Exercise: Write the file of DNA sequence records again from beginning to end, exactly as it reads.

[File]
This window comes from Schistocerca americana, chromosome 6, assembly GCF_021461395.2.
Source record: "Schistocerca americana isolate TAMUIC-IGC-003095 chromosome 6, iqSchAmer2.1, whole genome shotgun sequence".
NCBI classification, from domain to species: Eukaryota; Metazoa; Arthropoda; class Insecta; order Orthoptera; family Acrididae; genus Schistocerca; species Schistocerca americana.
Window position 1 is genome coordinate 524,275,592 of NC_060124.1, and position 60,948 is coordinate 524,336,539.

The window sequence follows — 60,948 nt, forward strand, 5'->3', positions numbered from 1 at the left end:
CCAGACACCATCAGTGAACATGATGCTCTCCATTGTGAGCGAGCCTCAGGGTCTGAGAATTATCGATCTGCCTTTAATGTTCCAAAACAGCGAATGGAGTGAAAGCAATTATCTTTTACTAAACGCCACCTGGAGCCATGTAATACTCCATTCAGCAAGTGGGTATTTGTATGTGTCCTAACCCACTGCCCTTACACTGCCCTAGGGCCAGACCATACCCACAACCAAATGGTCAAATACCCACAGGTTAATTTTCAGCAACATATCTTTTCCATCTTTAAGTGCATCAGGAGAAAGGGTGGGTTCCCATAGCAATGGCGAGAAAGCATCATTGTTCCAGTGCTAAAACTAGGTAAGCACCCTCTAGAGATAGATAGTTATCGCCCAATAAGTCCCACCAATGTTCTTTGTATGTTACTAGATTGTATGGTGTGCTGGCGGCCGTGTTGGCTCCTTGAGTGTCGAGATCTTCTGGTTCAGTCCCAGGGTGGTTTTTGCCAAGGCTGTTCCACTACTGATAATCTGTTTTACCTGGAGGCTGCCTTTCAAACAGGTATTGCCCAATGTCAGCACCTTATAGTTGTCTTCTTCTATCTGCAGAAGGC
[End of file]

This window comes from Schistocerca americana, chromosome 6, assembly GCF_021461395.2.
Source record: "Schistocerca americana isolate TAMUIC-IGC-003095 chromosome 6, iqSchAmer2.1, whole genome shotgun sequence".
NCBI classification, from domain to species: Eukaryota; Metazoa; Arthropoda; class Insecta; order Orthoptera; family Acrididae; genus Schistocerca; species Schistocerca americana.
Window position 1 is genome coordinate 524,275,592 of NC_060124.1, and position 60,948 is coordinate 524,336,539.

The window sequence follows — 60,948 nt, forward strand, 5'->3', positions numbered from 1 at the left end:
CCAGACACCATCAGTGAACATGATGCTCTCCATTGTGAGCGAGCCTCAGGGTCTGAGAATTATCGATCTGCCTTTAATGTTCCAAAACAGCGAATGGAGTGAAAGCAATTATCTTTTACTAAACGCCACCTGGAGCCATGTAATACTCCATTCAGCAAGTGGGTATTTGTATGTGTCCTAACCCACTGCCCTTACACTGCCCTAGGGCCAGACCATACCCACAACCAAATGGTCAAATACCCACAGGTTAATTTTCAGCAACATATCTTTTCCATCTTTAAGTGCATCAGGAGAAAGGGTGGGTTCCCATAGCAATGGCGAGAAAGCATCATTGTTCCAGTGCTAAAACTAGGTAAGCACCCTCTAGAGATAGATAGTTATCGCCCAATAAGTCCCACCAATGTTCTTTGTATGTTACTAGATTGTATGGTGTGCTGGCGGCCGTGTTGGCTCCTTGAGTGTCGAGATCTTCTGGTTCAGTCCCAGGGTGGTTTTTGCCAAGGCTGTTCCACTACTGATAATCTGTTTTACCTGGAGGCTGCCTTTCAAACAGGTATTGCCCAATGTCAGCACCTTATAGTTGTCTTCTTCTATCTGCAGAAGGC